Twelve rules for buying a horse

Seven Rules for Buying a Horse
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Dr. David Ramey published a blog post today that has some great information in it called Seven Rules for Buying a Horse. Seriously, everyone should read it. I particularly like his statement,

You Can’t Predict the Future, where he says (among other things),

If you like the horse for how he is, and who he is, then go ahead and take the plunge.  But it’d be a shame if you avoided buying your next best friend because of a problem you thought that he might have, only to watch someone else have a great time with him because they didn’t share those same concerns.

Zelda went on trial before my husband bought her for me. The vet who did the PPE said she “might” develop ring bone eventually because she’s a big horse.

I am enjoying my time with Zelda because when she went on trial (while I was riding her for my friend who owned her), the vet said that while she had no problems now, she could potentially develop ringbone because she’s a large horse. Yes, she’s a big girl, but I’m not going to worry about it just yet. I’m having too much fun.

I’d like to add a couple of additional rules based on my experiences buying horses. I haven’t bought a lot of horses, but I’ve generally had a lot of fun with the ones I’ve brought home.

Find a horse that likes the discipline that you enjoy. If you like a specific discipline, don’t just hope the horse will turn out to be suitable. Not every horse is good at every job. I bought a beautiful OTTB mare once who turned out to have zero jumping talent.  She hung her knees so badly that my trainer advised me to not jump anything solid if I was alone! I sold her to a non jumping home! As a foxhunter, I will only buy a horse that I know likes to hunt. Life is too short to convince one that doesn’t enjoy the speed, the excitement and the terrain. I’ve seen several people buy horses that didn’t like hunting and it’s just not fun.

Don’t spend more than you can afford to lose. A wise trainer told me this, right after she explained that the horse that was “perfect” today could become a pasture ornament tomorrow.

Get the opinion of a trusted friend or expert. It’s easy to fall in love with a horse when you are looking to buy. You project on this animal your hopes, your dreams and your romantic ideas of what you think you can accomplish. Always bring a trainer, a friend with a good eye, or a vet to make sure you remove the rose colored glasses before you spend the money. You need to buy the right horse for YOU. Which is not always the horse you imagine riding off into the sunset.

Don’t skip the pre-purchase exam. While it’s not necessary to x-ray a horse until it glows, getting a baseline evaluation of a horse’s health and suitability is important. As I said above, a horse doesn’t generally pass or fail a PPE, and it is only a snapshot in time. But an exam can help you understand a horse’s limitations or maintenance needs, and then you can make an educated decision about purchasing him. Very few horses are perfect, but you should have a clear idea of what you are getting into as an owner. Freedom, for instance, was retired from racing due to an apical sesamoid fracture and a “mild” suspensory injury. He made a full recovery from those injuries and they have never bothered him since. But it was something I needed to know about and evaluate to make sure he was suitable to be a hunt horse because that’s what I like to do.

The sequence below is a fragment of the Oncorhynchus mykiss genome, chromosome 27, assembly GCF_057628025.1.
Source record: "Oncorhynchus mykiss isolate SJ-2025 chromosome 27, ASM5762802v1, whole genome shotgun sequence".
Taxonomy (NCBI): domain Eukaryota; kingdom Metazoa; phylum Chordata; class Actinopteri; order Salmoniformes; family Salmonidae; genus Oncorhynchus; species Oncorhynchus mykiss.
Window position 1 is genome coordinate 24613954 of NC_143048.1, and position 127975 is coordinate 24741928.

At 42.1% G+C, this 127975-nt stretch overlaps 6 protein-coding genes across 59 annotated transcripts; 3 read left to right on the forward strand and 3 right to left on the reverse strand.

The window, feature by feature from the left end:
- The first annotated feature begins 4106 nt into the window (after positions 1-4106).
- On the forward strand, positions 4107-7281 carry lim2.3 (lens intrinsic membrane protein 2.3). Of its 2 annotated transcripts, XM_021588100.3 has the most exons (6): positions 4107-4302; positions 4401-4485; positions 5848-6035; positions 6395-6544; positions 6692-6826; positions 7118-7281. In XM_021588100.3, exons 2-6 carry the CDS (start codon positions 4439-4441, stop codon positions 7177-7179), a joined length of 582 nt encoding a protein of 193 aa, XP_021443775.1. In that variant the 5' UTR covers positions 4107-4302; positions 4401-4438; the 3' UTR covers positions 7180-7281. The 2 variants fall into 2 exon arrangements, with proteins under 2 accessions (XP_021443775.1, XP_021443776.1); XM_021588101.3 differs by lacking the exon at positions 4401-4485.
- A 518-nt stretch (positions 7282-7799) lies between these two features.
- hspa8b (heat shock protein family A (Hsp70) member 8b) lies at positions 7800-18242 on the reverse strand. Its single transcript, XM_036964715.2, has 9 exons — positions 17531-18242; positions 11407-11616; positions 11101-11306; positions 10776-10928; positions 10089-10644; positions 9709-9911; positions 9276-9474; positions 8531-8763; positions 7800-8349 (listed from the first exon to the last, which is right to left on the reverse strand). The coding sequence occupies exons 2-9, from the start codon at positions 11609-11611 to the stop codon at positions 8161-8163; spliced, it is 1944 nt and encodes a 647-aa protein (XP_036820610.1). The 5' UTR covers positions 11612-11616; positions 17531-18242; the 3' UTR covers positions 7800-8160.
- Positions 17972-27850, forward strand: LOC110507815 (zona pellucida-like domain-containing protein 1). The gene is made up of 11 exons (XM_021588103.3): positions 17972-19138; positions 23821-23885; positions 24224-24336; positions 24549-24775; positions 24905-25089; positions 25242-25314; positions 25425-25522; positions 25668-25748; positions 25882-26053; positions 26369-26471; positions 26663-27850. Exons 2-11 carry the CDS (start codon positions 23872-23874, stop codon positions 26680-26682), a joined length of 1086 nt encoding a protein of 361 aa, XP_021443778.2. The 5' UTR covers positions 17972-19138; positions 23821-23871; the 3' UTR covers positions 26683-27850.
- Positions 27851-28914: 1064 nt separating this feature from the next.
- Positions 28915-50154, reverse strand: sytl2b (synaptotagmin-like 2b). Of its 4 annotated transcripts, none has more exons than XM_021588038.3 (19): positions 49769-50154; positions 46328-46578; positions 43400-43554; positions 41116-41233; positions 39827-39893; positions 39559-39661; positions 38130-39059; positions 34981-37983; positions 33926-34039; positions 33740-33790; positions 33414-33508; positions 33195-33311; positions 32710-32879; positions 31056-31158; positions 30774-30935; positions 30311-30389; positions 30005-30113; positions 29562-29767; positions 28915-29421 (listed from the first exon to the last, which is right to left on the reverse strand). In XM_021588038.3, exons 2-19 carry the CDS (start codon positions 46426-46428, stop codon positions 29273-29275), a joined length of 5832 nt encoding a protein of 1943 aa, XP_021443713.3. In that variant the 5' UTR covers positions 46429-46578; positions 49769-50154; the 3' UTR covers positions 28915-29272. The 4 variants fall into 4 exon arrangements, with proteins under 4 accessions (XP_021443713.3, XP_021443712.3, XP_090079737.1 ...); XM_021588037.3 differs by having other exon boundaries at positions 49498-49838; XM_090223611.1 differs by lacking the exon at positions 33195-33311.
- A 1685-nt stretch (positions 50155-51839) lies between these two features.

Find a vet you trust, who understands your needs. Horses do not pass or fail a pre-purchase exam, but a vet who has done a lot of them, has a pretty fair idea of how well a horse will stand up to the job you want to do and can advise you accordingly. I had a horse vetted once in Ohio. It was a nice horse, but the films revealed an old fracture to the coffin bone that hadn’t healed quite right. I wanted a horse to event. My vet that while I could make up my own mind, if I were his daughter he’d tell me to pass because a bad step out on uneven ground might refracture the bone and be dangerous for me and the horse. For another job, the horse would have been fine. When I found the horse I ultimately bought, the same vet told me to buy him unless it meant eating peanut butter and jelly for the next four months. That horse was Kroni and I had him for a bit more than 12 years.

What are your rules for buying a horse?



3 thoughts on “Twelve rules for buying a horse

  1. Do not judge by my first impression. For some reason, I tend to make (unfair, and usually untrue) snap judgements about what the horse is like. If I had gone with my first impressions, I would have missed out on the best horse of my life, and many other fine horses I’ve been lucky enough to have shared with me.
    I love love love the rule: “make sure the horse likes what you like to do”. I bought a cow horse who was an incredible dressage ride. He did it with good grace. I later understood he hated it. It all worked out for us. But if I’d been a die hard DQ, we would both have been unhappy. I got someone to teach me roping moves (without the rope or cow!) and we practiced those as well, which made him very happy.

    1. So many people don’t understand that horses have a choice what they do. You do have the good “all rounders” but some horses have a marked preference for one discipline or another and they make their opinions KNOWN. When I figured out that Kroni loved to foxhunt, I realized that I had a much happier, more fun horse to ride. I had my doubts that Freedom would become a hunt horse, but once he figured it out, he loves it too. However, I’ve got friends who found their horses never really liked to hunt . . . so if you love a discipline it’s better to find a horse that can already do that job.

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